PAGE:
Scrolling down to the Main Character Throughline we see that Dramatica gave us a Domain of Singing for the Space Babe and a Concern of Yelling at the Robot Zombie. OK, this one is crazy but I think we can work it out. Our Main Character—let’s call her Roda—is struggling throughout the whole story with her skills as singer. Specifically she wants to sing for the Space Babe…perhaps Roda is smitten by the pneumatically-gifted Captain of her ship and wants to impress the babe with her skills as a singer. In fact, it’s so much of a struggle that she can’t help but yell at the Robot Zombie who works as the ship’s concierge.3
Already we have a massively dense story…and we’ve only covered half of it. For most writers this would be enough. They know the central plot of the story—that it involves time travellers and cavemen. And they know their story’s central character, one of those time-travellers who just wants to sing her way into her captain’s heart. For most that would be sufficient to write a first draft.
But that’s not enough for Dramatica. And it’s not enough for most audiences. Viewers (and readers if this were to be a novel) demand complete stories. They want to see this Main Character’s approach challenged and they want a relationship to develop between the Main Character and the person challenging her. Will it be the Captain? Maybe, maybe not. Nothing we have done so far sets that in stone.
Ok, this is hilarious.
Scrolling down to the Influence Character Throughline we see that this character has a Domain of Being Petulant Towards the Caveman and a Concern of Mimicking the Robot Clone. Oh man, so many different ideas spring up. Instead of making the Influence Character the Captain, maybe this would be better if it was one of the cavemen they discover. A caveman who can’t stand being around his fellow neanderthals and whose bad temper and childish behavior humiliates and insults the people he is around. And then his concern of Mimicking the Robot Clone could be his attempts to mimic and make fun of…Roda herself! Maybe Roda is a Robot Clone, a clone who wasn’t programmed with the right ability to sing and then along comes this caveman—we’ll call him Thug—who mocks and makes fun of her and basically diminishes any pull or influence she might have over the other cavemen.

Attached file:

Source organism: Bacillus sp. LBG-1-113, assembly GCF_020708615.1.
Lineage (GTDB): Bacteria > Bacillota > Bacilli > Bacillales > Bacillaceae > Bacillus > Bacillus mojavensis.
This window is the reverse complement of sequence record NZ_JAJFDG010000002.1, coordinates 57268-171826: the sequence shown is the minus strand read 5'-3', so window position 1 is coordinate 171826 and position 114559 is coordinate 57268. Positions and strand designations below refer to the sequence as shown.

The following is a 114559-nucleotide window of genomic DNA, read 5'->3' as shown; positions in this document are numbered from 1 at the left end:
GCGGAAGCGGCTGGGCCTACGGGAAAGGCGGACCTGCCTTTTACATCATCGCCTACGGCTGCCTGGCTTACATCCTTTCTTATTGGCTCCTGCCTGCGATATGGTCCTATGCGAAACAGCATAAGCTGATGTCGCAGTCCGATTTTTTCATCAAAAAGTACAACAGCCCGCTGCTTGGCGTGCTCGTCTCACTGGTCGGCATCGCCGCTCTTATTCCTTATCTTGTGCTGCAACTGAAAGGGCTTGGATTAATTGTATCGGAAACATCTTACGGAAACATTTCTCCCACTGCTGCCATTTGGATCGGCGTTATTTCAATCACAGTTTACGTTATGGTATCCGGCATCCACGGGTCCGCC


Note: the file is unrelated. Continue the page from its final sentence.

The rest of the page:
How incredible is that? Thirty minutes into this process and already we have a rich and compelling story. Thug will challenge Roda because he can affect and influence the others to act the way he wants simply by making fun of her; Roda can’t affect the Captain at all and she’s trying to actually do something about it. As silly as the storytelling may seem, you can still see how these two characters would be drawn to one another and how one would grow from the other. These two characters will bounce off of each other until finally at the end Roda will take over and adopt Thug’s childish and petulant psychology.
Sounds like a great story, right? Just one more Throughline left…
Finally we have the Relationship Story Throughline, and look at how perfect it fits in with everything else. Remember, these Gists were set up in a completely random fashion, yet they still feel like they all work together. The only reason for that is the Dramatica structure underneath. That is, in fact, the magic behind Dramatica—we can stretch the storytelling as far as we want, as long as we maintain that consistent set of thematics underneath it all.